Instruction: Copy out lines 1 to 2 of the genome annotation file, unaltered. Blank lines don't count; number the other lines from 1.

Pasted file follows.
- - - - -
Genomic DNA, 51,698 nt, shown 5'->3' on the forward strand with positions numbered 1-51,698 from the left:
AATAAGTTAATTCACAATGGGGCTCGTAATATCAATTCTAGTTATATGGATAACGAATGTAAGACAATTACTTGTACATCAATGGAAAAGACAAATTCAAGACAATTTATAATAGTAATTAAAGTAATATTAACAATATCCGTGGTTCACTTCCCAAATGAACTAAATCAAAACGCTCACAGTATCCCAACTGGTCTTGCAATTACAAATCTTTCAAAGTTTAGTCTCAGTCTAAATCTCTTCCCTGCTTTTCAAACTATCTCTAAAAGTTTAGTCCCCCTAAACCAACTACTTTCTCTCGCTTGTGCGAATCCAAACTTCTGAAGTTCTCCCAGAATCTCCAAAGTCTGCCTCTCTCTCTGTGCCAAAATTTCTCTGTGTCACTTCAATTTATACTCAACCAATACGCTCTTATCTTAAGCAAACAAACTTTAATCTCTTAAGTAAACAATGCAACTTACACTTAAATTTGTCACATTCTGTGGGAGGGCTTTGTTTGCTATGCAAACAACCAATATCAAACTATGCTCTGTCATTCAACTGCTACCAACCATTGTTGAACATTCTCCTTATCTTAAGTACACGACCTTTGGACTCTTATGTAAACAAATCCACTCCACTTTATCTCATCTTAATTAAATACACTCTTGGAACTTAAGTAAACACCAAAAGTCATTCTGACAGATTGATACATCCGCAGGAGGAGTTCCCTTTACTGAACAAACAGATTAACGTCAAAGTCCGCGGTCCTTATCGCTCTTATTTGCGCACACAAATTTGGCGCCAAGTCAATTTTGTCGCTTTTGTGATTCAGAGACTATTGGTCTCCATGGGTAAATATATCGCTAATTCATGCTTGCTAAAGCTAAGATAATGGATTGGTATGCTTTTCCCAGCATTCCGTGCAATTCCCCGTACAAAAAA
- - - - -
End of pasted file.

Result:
Genomic DNA, 51,698 nt, shown 5'->3' on the forward strand with positions numbered 1-51,698 from the left:
AATAAGTTAATTCACAATGGGGCTCGTAATATCAATTCTAGTTATATGGATAACGAATGTAAGACAATTACTTGTACATCAATGGAAAAGACAAATTCAAGACAATTTATAATAGTAATTAAAGTAATATTAACAATATCCGTGGTTCACTTCCCAAATGAACTAAATCAAAACGCTCACAGTATCCCAACTGGTCTTGCAATTACAAATCTTTCAAAGTTTAGTCTCAGTCTAAATCTCTTCCCTGCTTTTCAAACTATCTCTAAAAGTTTAGTCCCCCTAAACCAACTACTTTCTCTCGCTTGTGCGAATCCAAACTTCTGAAGTTCTCCCAGAATCTCCAAAGTCTGCCTCTCTCTCTGTGCCAAAATTTCTCTGTGTCACTTCAATTTATACTCAACCAATACGCTCTTATCTTAAGCAAACAAACTTTAATCTCTTAAGTAAACAATGCAACTTACACTTAAATTTGTCACATTCTGTGGGAGGGCTTTGTTTGCTATGCAAACAACCAATATCAAACTATGCTCTGTCATTCAACTGCTACCAACCATTGTTGAACATTCTCCTTATCTTAAGTACACGACCTTTGGACTCTTATGTAAACAAATCCACTCCACTTTATCTCATCTTAATTAAATACACTCTTGGAACTTAAGTAAACACCAAAAGTCATTCTGACAGATTGATACATCCGCAGGAGGAGTTCCCTTTACTGAACAAACAGATTAACGTCAAAGTCCGCGGTCCTTATCGCTCTTATTTGCGCACACAAATTTGGCGCCAAGTCAATTTTGTCGCTTTTGTGATTCAGAGACTATTGGTCTCCATGGGTAAATATATCGCTAATTCATGCTTGCTAAAGCTAAGATAATGGATTGGTATGCTTTTCCCAGCATTCCGTGCAATTCCCCGTACAAAAAA